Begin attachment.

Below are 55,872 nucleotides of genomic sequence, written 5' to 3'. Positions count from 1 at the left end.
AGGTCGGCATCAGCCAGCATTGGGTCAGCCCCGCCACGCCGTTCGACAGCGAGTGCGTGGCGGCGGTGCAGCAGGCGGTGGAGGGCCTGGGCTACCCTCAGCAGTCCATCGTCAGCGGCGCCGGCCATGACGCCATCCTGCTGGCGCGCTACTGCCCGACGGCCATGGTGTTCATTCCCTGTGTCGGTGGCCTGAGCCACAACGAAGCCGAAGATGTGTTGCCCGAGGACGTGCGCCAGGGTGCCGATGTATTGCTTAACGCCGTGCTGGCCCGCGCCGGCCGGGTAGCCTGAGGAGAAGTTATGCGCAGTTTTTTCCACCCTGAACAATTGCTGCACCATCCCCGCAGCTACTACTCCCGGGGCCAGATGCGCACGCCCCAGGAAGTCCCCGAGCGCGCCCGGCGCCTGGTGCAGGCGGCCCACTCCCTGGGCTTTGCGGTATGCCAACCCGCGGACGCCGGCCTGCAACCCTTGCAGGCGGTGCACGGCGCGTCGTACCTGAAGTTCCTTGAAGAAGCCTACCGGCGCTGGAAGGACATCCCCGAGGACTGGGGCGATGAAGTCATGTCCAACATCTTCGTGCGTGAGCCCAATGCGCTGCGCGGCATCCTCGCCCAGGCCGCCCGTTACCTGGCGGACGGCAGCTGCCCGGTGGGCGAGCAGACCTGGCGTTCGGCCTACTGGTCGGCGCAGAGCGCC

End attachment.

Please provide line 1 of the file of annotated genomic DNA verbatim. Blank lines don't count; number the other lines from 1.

Below are 55,872 nucleotides of genomic sequence, written 5' to 3'. Positions count from 1 at the left end.